Industry Briefs July/Aug 03

USG Names Industrialized Manager
At United States Gypsum Company or USG (Chicago, IL) Ted Kellam has been named manager, marketing and technical services for the industrialized construction division, which serves the building systems industry.

A 19-year veteran of the company, Kellam joined USG in 1984 as a light steel framing engineer. Since that time, he has held many positions of increasing responsibility within the company’s technical and sales organizations. For the past five years he was a field sales manager in the company’s St. Louis office.

“Ted’s broad experience in both sales and the technical services area of USG will enhance our focus on this important market,â€? says David Wiley, director, marketing, industrialized construction division. “He has a strong track record for success and we are pleased to welcome him to this area of our business.â€?

USG formed its industrialized construction division several years ago to reflect the fact that many types of structures—ranging from single-family to schools and medical facilities—are now completely or partially constructed in factories. Previously, the division was known as the manufactured housing group.

RWC Offers Appliance Program
Residential Warranty Corporation (Harrisburg, PA) recently launched a new extended warranty program for appliances and systems. Called Platinum Advantage, the program is only available through a network of approved builders. It extends warranty protection beyond the original manufacturer’s standard warranty on a variety of appliances and systems in the home.

This package approach provides the homeowner the security of more comprehensive and long term coverage, but at a substantially lower rate than if they wre to buy individual extended warranties on each item of equipment, says Susanne Palkovic, vice president of marketing.

Most things break eventually. Appliances and systems within a home typically carry a one-year warranty from the manufacturer. Through Platinum Advantage, homeowners are protected against this potential financial burden for up to seven years on covered items. Without an extended warranty, homeowners may have to pay hundreds of dollars for repairs. With Platinum Advantage, homeowners are responsible for only a small service fee. Details 866-394-5135.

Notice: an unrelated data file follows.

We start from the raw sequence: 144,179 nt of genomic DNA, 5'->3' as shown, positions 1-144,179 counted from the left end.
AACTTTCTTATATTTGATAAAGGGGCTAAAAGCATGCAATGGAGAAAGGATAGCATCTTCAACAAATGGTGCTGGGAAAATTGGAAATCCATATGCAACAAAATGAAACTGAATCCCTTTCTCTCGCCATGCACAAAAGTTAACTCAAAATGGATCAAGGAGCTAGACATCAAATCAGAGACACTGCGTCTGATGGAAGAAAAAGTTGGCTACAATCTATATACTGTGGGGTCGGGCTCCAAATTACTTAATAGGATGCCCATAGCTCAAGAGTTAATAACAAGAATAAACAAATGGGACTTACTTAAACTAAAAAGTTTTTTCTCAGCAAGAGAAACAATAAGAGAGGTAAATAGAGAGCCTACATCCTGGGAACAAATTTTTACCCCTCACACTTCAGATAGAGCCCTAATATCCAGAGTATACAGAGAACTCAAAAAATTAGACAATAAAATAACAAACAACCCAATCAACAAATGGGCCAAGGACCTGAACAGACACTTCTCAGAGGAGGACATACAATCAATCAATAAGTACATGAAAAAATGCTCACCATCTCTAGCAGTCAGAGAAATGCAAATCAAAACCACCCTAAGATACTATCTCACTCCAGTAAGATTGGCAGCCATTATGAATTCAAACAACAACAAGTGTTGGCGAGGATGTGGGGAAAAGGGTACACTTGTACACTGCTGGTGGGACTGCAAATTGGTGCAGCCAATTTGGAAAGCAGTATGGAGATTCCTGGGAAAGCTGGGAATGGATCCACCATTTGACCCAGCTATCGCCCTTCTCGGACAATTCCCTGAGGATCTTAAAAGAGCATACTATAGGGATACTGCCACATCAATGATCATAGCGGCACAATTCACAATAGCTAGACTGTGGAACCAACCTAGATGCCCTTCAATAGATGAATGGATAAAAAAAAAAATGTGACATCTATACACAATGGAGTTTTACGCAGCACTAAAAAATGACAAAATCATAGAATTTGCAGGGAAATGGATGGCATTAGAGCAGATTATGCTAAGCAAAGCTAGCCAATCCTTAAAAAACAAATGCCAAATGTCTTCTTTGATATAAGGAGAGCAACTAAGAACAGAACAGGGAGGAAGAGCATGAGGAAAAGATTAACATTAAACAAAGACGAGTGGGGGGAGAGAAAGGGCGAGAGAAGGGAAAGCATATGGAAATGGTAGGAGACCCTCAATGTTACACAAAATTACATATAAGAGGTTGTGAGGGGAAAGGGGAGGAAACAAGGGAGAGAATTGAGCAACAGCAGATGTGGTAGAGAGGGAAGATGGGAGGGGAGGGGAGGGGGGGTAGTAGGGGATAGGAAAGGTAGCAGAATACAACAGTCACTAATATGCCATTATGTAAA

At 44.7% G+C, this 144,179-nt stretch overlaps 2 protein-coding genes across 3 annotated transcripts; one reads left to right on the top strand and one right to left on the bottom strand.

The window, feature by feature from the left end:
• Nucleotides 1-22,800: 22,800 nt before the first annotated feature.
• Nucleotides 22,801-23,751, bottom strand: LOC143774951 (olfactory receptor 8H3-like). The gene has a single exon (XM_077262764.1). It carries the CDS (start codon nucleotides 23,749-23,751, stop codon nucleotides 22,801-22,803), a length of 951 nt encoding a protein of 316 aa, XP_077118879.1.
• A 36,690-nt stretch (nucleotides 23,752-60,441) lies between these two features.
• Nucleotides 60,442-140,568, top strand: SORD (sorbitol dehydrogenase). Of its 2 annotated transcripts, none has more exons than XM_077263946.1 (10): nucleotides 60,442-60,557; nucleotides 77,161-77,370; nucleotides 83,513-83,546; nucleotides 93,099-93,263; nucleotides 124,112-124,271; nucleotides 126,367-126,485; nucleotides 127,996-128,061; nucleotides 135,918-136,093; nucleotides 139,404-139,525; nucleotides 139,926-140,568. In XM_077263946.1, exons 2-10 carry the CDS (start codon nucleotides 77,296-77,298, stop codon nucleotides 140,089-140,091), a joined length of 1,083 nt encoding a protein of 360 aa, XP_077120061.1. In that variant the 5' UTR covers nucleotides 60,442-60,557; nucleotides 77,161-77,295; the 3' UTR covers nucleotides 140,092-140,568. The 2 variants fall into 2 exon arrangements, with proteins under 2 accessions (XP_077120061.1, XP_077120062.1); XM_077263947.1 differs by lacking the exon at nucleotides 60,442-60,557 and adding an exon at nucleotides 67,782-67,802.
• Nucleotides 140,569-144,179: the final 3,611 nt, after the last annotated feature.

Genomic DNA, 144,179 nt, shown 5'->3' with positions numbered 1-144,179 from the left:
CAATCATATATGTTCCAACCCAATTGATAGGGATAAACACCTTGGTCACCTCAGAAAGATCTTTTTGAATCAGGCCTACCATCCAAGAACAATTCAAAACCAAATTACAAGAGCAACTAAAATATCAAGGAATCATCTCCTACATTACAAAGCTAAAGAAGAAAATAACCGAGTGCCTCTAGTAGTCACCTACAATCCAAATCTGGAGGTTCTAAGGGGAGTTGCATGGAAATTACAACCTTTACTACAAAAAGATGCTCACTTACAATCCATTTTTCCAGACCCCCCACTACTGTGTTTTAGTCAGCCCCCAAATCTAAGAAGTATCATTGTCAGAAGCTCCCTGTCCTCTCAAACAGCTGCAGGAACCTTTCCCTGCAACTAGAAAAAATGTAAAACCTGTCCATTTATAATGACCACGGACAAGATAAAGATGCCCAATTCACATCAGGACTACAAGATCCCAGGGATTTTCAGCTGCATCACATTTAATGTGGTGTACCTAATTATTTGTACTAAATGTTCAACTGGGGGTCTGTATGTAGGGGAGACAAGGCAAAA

ND Joins IBC
The state of North Dakota has entered into a tentative agreement to join the Industrialized Buildings Commission (IBC). The agreement will take effect in August when North Dakota’s third party inspections program becomes mandatory for modular residential and commercial manufacturers that build six or more structures a year.

IBC was created in 1992 when the current member states of MN, NJ, and Rhode Island each enacted the Interstate Compact on Industrialized/Modular Buildings. IBC’s model rules and regulations served as the basis for North Dakota’s program. By signing an interim reciprocity agreement, North Dakota will be able to take advantage of IBC’s benefits before becoming a full member.

The addition of North Dakota means manufacturers can market their IBC-labled product in four states using a single approval and inspection process. IBC labled buildings can also be site din Kentcuky, which has an agreement with IBC, by complying with special plumbing plan review and inspection requirements.

Century of Progress in Housing
In 1900 U.S. consumers typically had to pay cash for their new home, since long-term amortized loans were not available. The typical new home of that era was 700 to 1,200 sq.ft. and feature two to three bedrooms and about equally split between having one bathroom or having no bathroom or even running water.

Today housing averages 2,265 sq.ft. with three or more bedrooms and 2.5 baths, along with central air conditioning, a garage for two or more cars and a fireplace.

These are among the revelations in a free publication from the NAHB that charts the countless advancements that have been made in housing quality, design and performance through the last 100 years. “A Century of Progressâ€? documents the evolution of the nation’s housing throughout the 20th century, and shows how today’s homes provide the kind of comfort, convenience and quality of life unknown to previous generations.

The new report presents snapshots of housing through time, including typical home designs and statistics through the years. It also charts 50 years of housing milestones, starting with the historic Housing Act of 1949, which established for the first time the national goal of “a decent home and a suitable living environment for every American familyâ€? and designated the private sector as the means of achieving that goal. The report is available free of charge at the Web site (type in “Century of Progressâ€? in the search engine box) or by calling and requesting a copy from NAHB Public Affairs at 202-266-8254.

California’s Solano County just installed new 230kW solar electric system, located atop the Health and Social Services building in Fairfield. The system, furnished by PowerLight Corporation of Northern California, provides enough electricity to power more than 200 homes.

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